- User Since
- Sep 23 2014, 5:24 PM (251 w, 5 d)
Thu, Jul 18
This looks fine to me. Makes it really clear that we need SBTarget::FindFirstTypeForLanguage, etc. But FindFirstType was always a crapshoot anyway...
Wed, Jul 17
This looks good in general. I also have a few nits, and you need to fix (and probably test) the behavior for files with spaces in their names.
I wonder if we ought to allow target properties (target as an example) that are only for testing, so they don't print when you do settings list, etc. But the we could have some settings like a "target.testing.dont-read-LC_MAIN" and that would make it easy to automate your hand testing. Kind of like the "experimental" decorator, except you have to know they exist to use them...
The nice thing about the way the ObjCLanguageRuntime::Get was that is was only useable where we decided it was legit to use it, in the actual ObjCLanguageRuntime plugin or its direct users. If you want to keep the convenience cast function in a header in Plugins/ExpressionParser/Clang, that would be fine.
Seems like in most places we're just pulling out basic types or their sizes, which we should certainly be able to do with a TypeSystem.
I think I understand your goal - a worthy one, BTW... But I think this is an unnecessary step along that path.
This seems partly wrong to me. The point is that the Target holds keeps scratch AST contexts for all the languages it supports. They are the central repository for the accumulation of effects of expressions evaluated while that target is alive. For instance, all the user defined types and variables go there. The Target also manages its lifecycle. So all the Scratch AST Contexts are properly owned by the target. For instance, in the swift case if there's a module that we can't import, we have to fall back to making an AST Context for each module we can successfully import and dispatching expressions to the appropriate one of those.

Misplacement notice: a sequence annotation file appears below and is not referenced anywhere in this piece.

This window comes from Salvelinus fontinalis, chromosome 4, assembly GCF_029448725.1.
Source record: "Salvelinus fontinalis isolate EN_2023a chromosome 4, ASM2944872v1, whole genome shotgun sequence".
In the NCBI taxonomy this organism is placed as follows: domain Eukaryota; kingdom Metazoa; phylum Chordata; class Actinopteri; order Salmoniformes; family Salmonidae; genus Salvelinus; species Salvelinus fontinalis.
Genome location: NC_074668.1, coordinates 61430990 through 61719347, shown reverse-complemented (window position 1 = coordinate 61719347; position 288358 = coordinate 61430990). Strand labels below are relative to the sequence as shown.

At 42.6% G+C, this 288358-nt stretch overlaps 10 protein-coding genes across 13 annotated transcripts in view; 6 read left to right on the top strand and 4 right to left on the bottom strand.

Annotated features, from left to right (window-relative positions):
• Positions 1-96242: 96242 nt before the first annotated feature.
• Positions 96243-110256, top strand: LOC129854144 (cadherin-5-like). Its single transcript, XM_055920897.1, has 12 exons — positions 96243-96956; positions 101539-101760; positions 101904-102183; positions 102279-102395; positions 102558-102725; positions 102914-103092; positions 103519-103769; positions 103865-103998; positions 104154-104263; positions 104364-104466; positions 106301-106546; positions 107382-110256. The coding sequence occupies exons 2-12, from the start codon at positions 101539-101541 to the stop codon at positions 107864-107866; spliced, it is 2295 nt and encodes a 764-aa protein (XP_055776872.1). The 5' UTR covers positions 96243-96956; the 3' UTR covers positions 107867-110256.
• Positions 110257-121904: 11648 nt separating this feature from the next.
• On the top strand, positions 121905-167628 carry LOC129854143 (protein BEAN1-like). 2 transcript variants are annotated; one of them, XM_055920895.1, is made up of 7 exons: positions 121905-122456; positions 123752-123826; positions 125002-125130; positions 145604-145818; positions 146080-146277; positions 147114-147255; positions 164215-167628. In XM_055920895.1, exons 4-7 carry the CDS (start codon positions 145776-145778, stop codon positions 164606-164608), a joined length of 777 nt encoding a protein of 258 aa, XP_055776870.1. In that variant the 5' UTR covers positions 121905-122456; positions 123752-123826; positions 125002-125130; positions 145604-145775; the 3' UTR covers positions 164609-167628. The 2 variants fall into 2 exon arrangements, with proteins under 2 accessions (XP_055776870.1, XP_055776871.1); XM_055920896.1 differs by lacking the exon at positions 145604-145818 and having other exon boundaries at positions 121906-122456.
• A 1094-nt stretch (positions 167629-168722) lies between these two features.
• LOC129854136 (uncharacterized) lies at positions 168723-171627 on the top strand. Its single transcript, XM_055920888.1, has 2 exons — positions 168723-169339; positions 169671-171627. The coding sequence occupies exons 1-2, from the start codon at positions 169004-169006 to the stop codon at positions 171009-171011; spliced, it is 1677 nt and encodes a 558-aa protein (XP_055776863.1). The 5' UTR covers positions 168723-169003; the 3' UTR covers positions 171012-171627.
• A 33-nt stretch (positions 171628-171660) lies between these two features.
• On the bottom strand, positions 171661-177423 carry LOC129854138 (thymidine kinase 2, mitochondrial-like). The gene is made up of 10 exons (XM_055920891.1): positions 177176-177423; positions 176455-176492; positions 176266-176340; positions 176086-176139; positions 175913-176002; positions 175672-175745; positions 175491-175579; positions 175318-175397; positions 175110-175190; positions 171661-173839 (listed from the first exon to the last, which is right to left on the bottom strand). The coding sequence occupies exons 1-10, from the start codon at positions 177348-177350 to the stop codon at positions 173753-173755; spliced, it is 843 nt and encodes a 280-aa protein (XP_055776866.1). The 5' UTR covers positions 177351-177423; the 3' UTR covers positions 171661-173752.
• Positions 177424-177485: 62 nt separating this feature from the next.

Fri, Jul 12
That looks good.
Thanks for writing this up!
Thu, Jul 11
That would be cleaner.
Then the IRDynamicCheck part would go with LLVMUserExpression, and the C-specific checks in Clang...
Okay... Provided we can come up with not too torturous ways to get the ObjC and Swift support out of generic-code, it seems okay to do this as a first step. I just don't want to end up in the state where we have ObjCLanguageRuntime as generic but CPPLanguageRuntime is not.
This is a little unclear to me. LLVMUserExpression is the class that represents "anything that uses LLVM at its back end." Both the Swift & Clang user expressions are instances of this. Running through IR and inserting little callouts is an LLVMUserExpression type thing. So it seems like this move is in the right direction, but to be really clean needs to represent LLVMUserExpression in the Plugin Hierarchy.
My model for this was that there was a CPPLanguageRuntime.cpp that contains everything you can implement about the CPP runtime that is independent of any particular implementation of the CPP language runtime, and then a plugin instance (in this case the ItaniumABILanguageRuntime) that contains all the bits that are specific to a particular implementation. Then putting the CPPLanguageRuntime.cpp in Target lets you know that this has to only contain the generic parts of the runtime behavior. That still seems to me a useful distinction.
Mon, Jul 8
Do you know how you are going to do enum option values?
Why did you make this a function of Variable, rather than SymbolContextScope?
Wed, Jul 3
Tue, Jul 2
Mon, Jul 1
Fri, Jun 28
Addressed Greg's comments
This looks good to me. I wonder if the SymbolContextScope -> Language calculation that you do in IsRuntimeSupportValue should really be done in SymbolContextScope? If that's going to be the policy for going from SymbolContextScope, maybe centralize it there?
Thu, Jun 27
Addresses Greg's question about what happens when we load a new OS plugin. Indeed we should limit the work we do only to the case where we didn't have an OS plugin, then tried to load one and succeeded. Only then do we need to clear and update the thread list.
Wed, Jun 26
Shouldn't ValueObjectVariables figure out their runtime language from their defining frame, not their CompilerType? For a ValueObject you get from an expression, you probably can't do that. But we're always talking about hiding locals or args here - i.e. they are all ValueObjectVariables. And it seems to me that in that case getting the RuntimeLanguage from the containing frame is much more useful than from the CompilerType.
Mon, Jun 24
Jun 21 2019
Jun 20 2019